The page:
Fig. 1

hMPV detection by RT-PCR using the viral RNA extracts of NPA of children with severe respiratory symptoms. Lane L; 100 bp ladder, Lanes 11–21; hMPV positive children’s NPA samples, P; positive control, N; negative control

Of the 21 samples tested by IFA typing, 5 were positive, including one (4.8%) each for hMPV and influenza A, 2 (9.5%) were positive for RSV and 1 (4.8%) was co-infected with adenovirus and PIV-2. Of the 21 samples tested via RT-PCR for hMPV, 18 (85.7%) were positive. Of the 18 hMPV positive children, 2 were co-infected with RSV and one with influenza A with an overall co-infection rate of 16%. Of the 18 hMPV infected children, fourteen were males (77.77%) with a male to female ratio of 3.5:1. The mean age of the hMPV infected children was 17 months (6–48 months).

All children with hMPV infection presented with cough, 90% of them had fever, apart from these symptoms, one child had sepsis and 3 had conjunctivitis. The clinical characteristics of the children positive for hMPV infection are shown in Fig. 2.

Fig. 2

Clinical characteristics of eighteen children tested positive for hMPV by RT-PCR. DIB—difficulty in breathing

Of the 18 hMPV infected children, 17 were breastfed at the time of the recruitment for the study, at least 4 were exposed to a smoker in the household and 11 of them grew up with at least 1 to 3 siblings. Majority of the hMPV infected children were clinically diagnosed for LRTI (38.9%) and wheezing (33.3%), the clinical diagnosis of hMPV infected children are shown in Fig. 3.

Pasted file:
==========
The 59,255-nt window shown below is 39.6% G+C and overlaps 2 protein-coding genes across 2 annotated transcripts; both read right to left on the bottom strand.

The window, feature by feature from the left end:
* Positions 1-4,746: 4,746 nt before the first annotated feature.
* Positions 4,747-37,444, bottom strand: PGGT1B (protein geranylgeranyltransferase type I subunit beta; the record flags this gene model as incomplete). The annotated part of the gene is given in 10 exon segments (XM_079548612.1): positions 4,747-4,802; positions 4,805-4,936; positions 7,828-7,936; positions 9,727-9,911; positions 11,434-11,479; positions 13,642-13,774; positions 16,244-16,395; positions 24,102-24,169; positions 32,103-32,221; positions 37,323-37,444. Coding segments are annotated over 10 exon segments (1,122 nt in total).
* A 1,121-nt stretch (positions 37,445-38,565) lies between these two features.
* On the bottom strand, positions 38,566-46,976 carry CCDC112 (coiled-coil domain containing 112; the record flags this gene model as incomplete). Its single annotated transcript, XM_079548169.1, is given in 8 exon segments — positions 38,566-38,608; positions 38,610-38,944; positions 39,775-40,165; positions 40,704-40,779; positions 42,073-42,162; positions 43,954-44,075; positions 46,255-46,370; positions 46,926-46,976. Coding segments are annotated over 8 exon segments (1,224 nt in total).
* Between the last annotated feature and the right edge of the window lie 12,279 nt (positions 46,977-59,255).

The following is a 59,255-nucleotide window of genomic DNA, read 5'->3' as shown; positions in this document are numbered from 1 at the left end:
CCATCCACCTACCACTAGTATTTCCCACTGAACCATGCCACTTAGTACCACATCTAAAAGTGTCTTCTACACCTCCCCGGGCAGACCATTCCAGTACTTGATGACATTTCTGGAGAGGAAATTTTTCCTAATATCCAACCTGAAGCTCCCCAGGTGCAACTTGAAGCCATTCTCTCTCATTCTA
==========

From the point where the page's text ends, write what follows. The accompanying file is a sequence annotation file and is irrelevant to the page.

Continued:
Fig. 3

Clinical diagnosis of hMPV infected children in the study sample. URTI—upper respiratory tract infection; LRTI—lower respiratory tract infection

The WHO ranks ARTI as the second leading cause of death worldwide for children less than 5 years of age. The findings of the current study showed 85.7% (18/21) positivity for hMPV and this is considerably higher than the positivity rates reported by previous studies in which the positivity ranged from 6 to 40% in hospitalized children [7, 12, 13]. Recruiting children who were critically ill and hospitalized with severe acute respiratory symptoms for the study might have increased the detection of hMPV. As shown by many studies [6, 7, 15, 16], our findings also shows a male predominance in hMPV infection.

Our study indicates a 16% of co-infection of hMPV with other respiratory viruses. This agrees with many other studies that indicate co-infection rates within the range of 5 to 17% [5]. Majority of the hMPV co-infections occurs with RSV [7] and this might be due to a mathematical chance for the presence of RSV as it is the number one cause of ARTI in children globally. In the current study, two out of the three co-infections detected were with RSV. Our study did not find a significant difference in terms of disease severity between hMPV co-infections and mono-infections as reported previously [5].